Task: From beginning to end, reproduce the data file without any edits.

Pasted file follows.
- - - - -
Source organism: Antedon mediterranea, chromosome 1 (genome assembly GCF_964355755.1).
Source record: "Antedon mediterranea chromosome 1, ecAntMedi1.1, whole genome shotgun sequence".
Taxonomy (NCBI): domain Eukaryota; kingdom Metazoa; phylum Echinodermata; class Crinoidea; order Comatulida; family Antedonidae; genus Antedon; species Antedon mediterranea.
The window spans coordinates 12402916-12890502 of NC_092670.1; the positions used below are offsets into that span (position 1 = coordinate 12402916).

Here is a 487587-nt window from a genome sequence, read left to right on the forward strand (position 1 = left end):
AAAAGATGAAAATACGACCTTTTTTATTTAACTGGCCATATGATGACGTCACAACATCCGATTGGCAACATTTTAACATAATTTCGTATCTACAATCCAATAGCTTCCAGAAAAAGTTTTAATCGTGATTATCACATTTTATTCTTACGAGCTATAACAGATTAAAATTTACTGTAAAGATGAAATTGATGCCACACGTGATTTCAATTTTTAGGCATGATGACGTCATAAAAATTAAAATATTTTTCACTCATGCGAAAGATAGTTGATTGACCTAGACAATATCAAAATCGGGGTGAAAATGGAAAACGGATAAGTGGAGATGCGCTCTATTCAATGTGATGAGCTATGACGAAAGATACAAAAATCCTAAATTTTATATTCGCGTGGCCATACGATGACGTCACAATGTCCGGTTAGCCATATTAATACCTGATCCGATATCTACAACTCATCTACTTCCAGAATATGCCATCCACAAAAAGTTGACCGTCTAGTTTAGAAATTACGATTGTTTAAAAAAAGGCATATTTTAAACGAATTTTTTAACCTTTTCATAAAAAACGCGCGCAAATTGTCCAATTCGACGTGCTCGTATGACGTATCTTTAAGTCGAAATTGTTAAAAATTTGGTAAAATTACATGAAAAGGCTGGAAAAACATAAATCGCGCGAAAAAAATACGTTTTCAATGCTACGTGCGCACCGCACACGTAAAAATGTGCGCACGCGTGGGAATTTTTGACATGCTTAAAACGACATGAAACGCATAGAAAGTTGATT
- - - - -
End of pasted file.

Source organism: Antedon mediterranea, chromosome 1 (genome assembly GCF_964355755.1).
Source record: "Antedon mediterranea chromosome 1, ecAntMedi1.1, whole genome shotgun sequence".
Taxonomy (NCBI): domain Eukaryota; kingdom Metazoa; phylum Echinodermata; class Crinoidea; order Comatulida; family Antedonidae; genus Antedon; species Antedon mediterranea.
The window spans coordinates 12402916-12890502 of NC_092670.1; the positions used below are offsets into that span (position 1 = coordinate 12402916).

Here is a 487587-nt window from a genome sequence, read left to right on the forward strand (position 1 = left end):
AAAAGATGAAAATACGACCTTTTTTATTTAACTGGCCATATGATGACGTCACAACATCCGATTGGCAACATTTTAACATAATTTCGTATCTACAATCCAATAGCTTCCAGAAAAAGTTTTAATCGTGATTATCACATTTTATTCTTACGAGCTATAACAGATTAAAATTTACTGTAAAGATGAAATTGATGCCACACGTGATTTCAATTTTTAGGCATGATGACGTCATAAAAATTAAAATATTTTTCACTCATGCGAAAGATAGTTGATTGACCTAGACAATATCAAAATCGGGGTGAAAATGGAAAACGGATAAGTGGAGATGCGCTCTATTCAATGTGATGAGCTATGACGAAAGATACAAAAATCCTAAATTTTATATTCGCGTGGCCATACGATGACGTCACAATGTCCGGTTAGCCATATTAATACCTGATCCGATATCTACAACTCATCTACTTCCAGAATATGCCATCCACAAAAAGTTGACCGTCTAGTTTAGAAATTACGATTGTTTAAAAAAAGGCATATTTTAAACGAATTTTTTAACCTTTTCATAAAAAACGCGCGCAAATTGTCCAATTCGACGTGCTCGTATGACGTATCTTTAAGTCGAAATTGTTAAAAATTTGGTAAAATTACATGAAAAGGCTGGAAAAACATAAATCGCGCGAAAAAAATACGTTTTCAATGCTACGTGCGCACCGCACACGTAAAAATGTGCGCACGCGTGGGAATTTTTGACATGCTTAAAACGACATGAAACGCATAGAAAGTTGATT